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Wed May 6, 2015, 08:29 PM

In this post-Citizens United world debates are essential to the survival of our democracy

In this post-Citizen's United world money can buy a lot of things. Money can flood the airwaves with 30 second ads, money can fill your mailbox with campaign literature, money can rent out stadiums to hold massive campaign rallies for a candidate, but there is one thing that money can not buy in elections.

Money can not buy a good debate performance.

In a political system that has been thoroughly corrupted by big money there are lots of inequalities in our elections, but when our candidates step on to the debate stage together we get to witness a moment in which our candidates are on a relatively level playing field. If a candidate is not able to show that they can grasp the issues that are facing America no amount of money is going to change that on the debate stage. Underfunded candidates can and often do win debates if they have good ideas, the debate stage is the one place in which an underfunded candidate can really compete against their big money opponents.

This is not just about Hillary, or Bernie, or O'Malley, this is about our democracy.

As money becomes further entrenched in our system debates are going to become more important than ever before and we need to be demanding more of those debates, not less.

I think that most of us should be able to agree that the election of our next President is more important than the election of our next American Idol, yet our American Idol contestants will get more time to compete against each other on stage than our Presidential candidates will. There is something seriously wrong with this picture.

People are trying to tell me that six debates is enough despite the fact that we had more than three times that many in 2008. They tell me that we should be able to decide who the best candidate is within six debates.

I have to wonder what the public reaction would be if the NFL were to announce that they were cutting the season down to six games because we should be able to decide who the best team is within those six games. I predict that such an announcement would be met with howls of protest across the nation.

The Presidential race is far more important than the race for the Super Bowl, and yet the public reaction to the reduction in the number debates is far more muted than a reduction in the number of NFL games no doubt would be. Considering the election of the next President is so much more important than football, I don't think it is unreasonable to ask the candidates to spend more time on the debate stage than our football players spend on the field each year.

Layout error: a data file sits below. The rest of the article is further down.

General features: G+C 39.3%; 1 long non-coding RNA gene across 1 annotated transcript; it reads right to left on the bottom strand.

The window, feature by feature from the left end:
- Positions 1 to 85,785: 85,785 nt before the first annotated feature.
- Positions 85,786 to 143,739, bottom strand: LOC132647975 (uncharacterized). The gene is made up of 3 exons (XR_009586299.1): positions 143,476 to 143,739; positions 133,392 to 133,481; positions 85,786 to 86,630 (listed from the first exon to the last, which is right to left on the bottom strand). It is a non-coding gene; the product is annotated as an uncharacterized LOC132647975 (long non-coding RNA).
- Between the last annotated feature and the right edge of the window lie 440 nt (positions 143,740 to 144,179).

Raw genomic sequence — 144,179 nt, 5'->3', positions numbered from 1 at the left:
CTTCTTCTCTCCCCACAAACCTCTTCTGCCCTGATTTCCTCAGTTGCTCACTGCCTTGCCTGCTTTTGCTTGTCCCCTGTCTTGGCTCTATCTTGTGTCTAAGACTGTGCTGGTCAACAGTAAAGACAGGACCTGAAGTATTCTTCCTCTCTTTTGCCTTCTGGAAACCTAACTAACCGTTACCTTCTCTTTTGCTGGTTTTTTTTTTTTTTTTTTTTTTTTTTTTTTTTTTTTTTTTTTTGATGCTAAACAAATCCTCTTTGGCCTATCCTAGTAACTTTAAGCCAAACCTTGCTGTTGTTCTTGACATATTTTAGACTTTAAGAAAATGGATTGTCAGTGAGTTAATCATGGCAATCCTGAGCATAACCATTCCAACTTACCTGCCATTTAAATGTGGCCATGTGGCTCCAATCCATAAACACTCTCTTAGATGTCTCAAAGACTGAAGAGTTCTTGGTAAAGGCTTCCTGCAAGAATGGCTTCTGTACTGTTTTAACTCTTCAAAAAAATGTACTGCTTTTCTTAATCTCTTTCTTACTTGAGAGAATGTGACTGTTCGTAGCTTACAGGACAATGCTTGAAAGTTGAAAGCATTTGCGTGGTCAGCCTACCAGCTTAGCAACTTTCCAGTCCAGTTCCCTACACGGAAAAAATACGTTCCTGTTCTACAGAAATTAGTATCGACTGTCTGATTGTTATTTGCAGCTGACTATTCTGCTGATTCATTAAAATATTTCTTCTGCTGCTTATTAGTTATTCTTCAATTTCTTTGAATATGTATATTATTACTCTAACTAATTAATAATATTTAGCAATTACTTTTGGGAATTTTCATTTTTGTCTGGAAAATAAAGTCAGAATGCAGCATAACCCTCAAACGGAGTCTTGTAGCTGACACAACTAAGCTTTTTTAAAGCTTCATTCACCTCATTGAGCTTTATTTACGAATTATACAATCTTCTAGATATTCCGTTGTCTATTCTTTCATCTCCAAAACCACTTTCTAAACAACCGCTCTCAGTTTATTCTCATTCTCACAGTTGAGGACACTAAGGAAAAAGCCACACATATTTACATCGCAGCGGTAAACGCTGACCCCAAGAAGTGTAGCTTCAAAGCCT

If we want our democracy to survive the onslaught of big money then we need to do everything we can to ensure that we give the underfunded candidates opportunities to compete on equal terms with the big money candidates and debates are one the very best ways to do that.

Debate is essential to our democracy and those who try to limit it need to be challenged vigorously.

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Reply In this post-Citizens United world debates are essential to the survival of our democracy (Original post)
Bjorn Against May 2015 OP
NYC_SKP May 2015 #1
Bjorn Against May 2015 #2
NYC_SKP May 2015 #3

Response to Bjorn Against (Original post)

Wed May 6, 2015, 08:43 PM

1. K/R. Some say that six are plenty. I say bullshit. We need three times that number.

 

But if you're the rich one, the one taking PAC money, money from banks, etc., then the LAST thing you need is to let your opponents get free air time.

Free air time, that's Golden!

AND a chance to lay out your solutions, your agenda, with millions watching!!!

But NOOO, HRC and the DNC can't have THAT!

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Response to NYC_SKP (Reply #1)

Wed May 6, 2015, 09:04 PM

2. Thanks, I don't think many people consider just how important debates are

It is not just about free airtime for the candidates, it is also about making the candidates prove they can articulate their positions without reading from a script. Too often we are forced to hear our candidates positions through 30 second ads and position papers. These things are the very definition of totally scripted, the words you hear often don't even come from the candidate but rather from a writer who was hired by the candidate's campaign. It is not so easy for a candidate to get a writer to come up with an answer to a debate question, debates are one of the few unscripted moments in many campaigns.

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Response to Bjorn Against (Reply #2)

Wed May 6, 2015, 09:16 PM

3. IMO, ads should either be publicly funded and equally aired, or banned altogether.

 

Citizens United said, basically, that money=free speech.

If that's the case then we're sunk.

I say that cable needs to be regulated more like the public airwaves, managed in the public interest.

There must be a way to reign this crap in.

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